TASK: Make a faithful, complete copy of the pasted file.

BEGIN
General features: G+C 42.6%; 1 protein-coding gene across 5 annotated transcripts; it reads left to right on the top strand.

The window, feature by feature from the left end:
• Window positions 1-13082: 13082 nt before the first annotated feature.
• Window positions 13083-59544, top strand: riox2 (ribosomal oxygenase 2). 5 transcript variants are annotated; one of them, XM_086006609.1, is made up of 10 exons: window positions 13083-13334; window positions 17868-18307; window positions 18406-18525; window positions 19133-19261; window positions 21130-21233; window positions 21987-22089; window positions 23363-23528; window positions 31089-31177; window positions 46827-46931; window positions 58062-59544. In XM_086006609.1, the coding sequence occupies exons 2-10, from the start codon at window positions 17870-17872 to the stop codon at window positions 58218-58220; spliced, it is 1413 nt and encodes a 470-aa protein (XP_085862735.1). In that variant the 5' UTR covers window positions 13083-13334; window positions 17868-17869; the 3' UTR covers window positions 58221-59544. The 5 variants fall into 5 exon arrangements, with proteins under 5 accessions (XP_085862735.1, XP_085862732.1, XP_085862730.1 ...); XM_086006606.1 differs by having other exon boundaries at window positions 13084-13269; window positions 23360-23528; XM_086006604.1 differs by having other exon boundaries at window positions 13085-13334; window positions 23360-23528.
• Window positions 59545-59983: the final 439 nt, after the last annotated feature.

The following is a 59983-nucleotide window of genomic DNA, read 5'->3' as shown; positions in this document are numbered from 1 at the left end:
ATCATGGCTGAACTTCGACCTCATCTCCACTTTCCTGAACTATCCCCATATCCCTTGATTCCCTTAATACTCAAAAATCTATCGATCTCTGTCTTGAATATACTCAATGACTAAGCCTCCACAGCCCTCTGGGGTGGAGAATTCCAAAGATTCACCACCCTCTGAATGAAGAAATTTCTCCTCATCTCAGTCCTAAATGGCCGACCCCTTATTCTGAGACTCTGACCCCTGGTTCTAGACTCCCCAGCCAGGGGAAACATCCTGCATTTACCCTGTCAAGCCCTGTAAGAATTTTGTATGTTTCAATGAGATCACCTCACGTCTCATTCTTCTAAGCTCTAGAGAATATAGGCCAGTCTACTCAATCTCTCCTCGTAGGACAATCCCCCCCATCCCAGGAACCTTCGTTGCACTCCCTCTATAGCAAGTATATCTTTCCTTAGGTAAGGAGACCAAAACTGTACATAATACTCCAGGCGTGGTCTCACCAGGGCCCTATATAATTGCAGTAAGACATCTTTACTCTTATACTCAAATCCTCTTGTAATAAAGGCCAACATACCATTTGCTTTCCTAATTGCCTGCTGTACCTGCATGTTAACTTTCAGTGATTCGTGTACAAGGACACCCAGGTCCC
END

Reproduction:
General features: G+C 42.6%; 1 protein-coding gene across 5 annotated transcripts; it reads left to right on the top strand.

The window, feature by feature from the left end:
• Window positions 1-13082: 13082 nt before the first annotated feature.
• Window positions 13083-59544, top strand: riox2 (ribosomal oxygenase 2). 5 transcript variants are annotated; one of them, XM_086006609.1, is made up of 10 exons: window positions 13083-13334; window positions 17868-18307; window positions 18406-18525; window positions 19133-19261; window positions 21130-21233; window positions 21987-22089; window positions 23363-23528; window positions 31089-31177; window positions 46827-46931; window positions 58062-59544. In XM_086006609.1, the coding sequence occupies exons 2-10, from the start codon at window positions 17870-17872 to the stop codon at window positions 58218-58220; spliced, it is 1413 nt and encodes a 470-aa protein (XP_085862735.1). In that variant the 5' UTR covers window positions 13083-13334; window positions 17868-17869; the 3' UTR covers window positions 58221-59544. The 5 variants fall into 5 exon arrangements, with proteins under 5 accessions (XP_085862735.1, XP_085862732.1, XP_085862730.1 ...); XM_086006606.1 differs by having other exon boundaries at window positions 13084-13269; window positions 23360-23528; XM_086006604.1 differs by having other exon boundaries at window positions 13085-13334; window positions 23360-23528.
• Window positions 59545-59983: the final 439 nt, after the last annotated feature.

The following is a 59983-nucleotide window of genomic DNA, read 5'->3' as shown; positions in this document are numbered from 1 at the left end:
ATCATGGCTGAACTTCGACCTCATCTCCACTTTCCTGAACTATCCCCATATCCCTTGATTCCCTTAATACTCAAAAATCTATCGATCTCTGTCTTGAATATACTCAATGACTAAGCCTCCACAGCCCTCTGGGGTGGAGAATTCCAAAGATTCACCACCCTCTGAATGAAGAAATTTCTCCTCATCTCAGTCCTAAATGGCCGACCCCTTATTCTGAGACTCTGACCCCTGGTTCTAGACTCCCCAGCCAGGGGAAACATCCTGCATTTACCCTGTCAAGCCCTGTAAGAATTTTGTATGTTTCAATGAGATCACCTCACGTCTCATTCTTCTAAGCTCTAGAGAATATAGGCCAGTCTACTCAATCTCTCCTCGTAGGACAATCCCCCCCATCCCAGGAACCTTCGTTGCACTCCCTCTATAGCAAGTATATCTTTCCTTAGGTAAGGAGACCAAAACTGTACATAATACTCCAGGCGTGGTCTCACCAGGGCCCTATATAATTGCAGTAAGACATCTTTACTCTTATACTCAAATCCTCTTGTAATAAAGGCCAACATACCATTTGCTTTCCTAATTGCCTGCTGTACCTGCATGTTAACTTTCAGTGATTCGTGTACAAGGACACCCAGGTCCC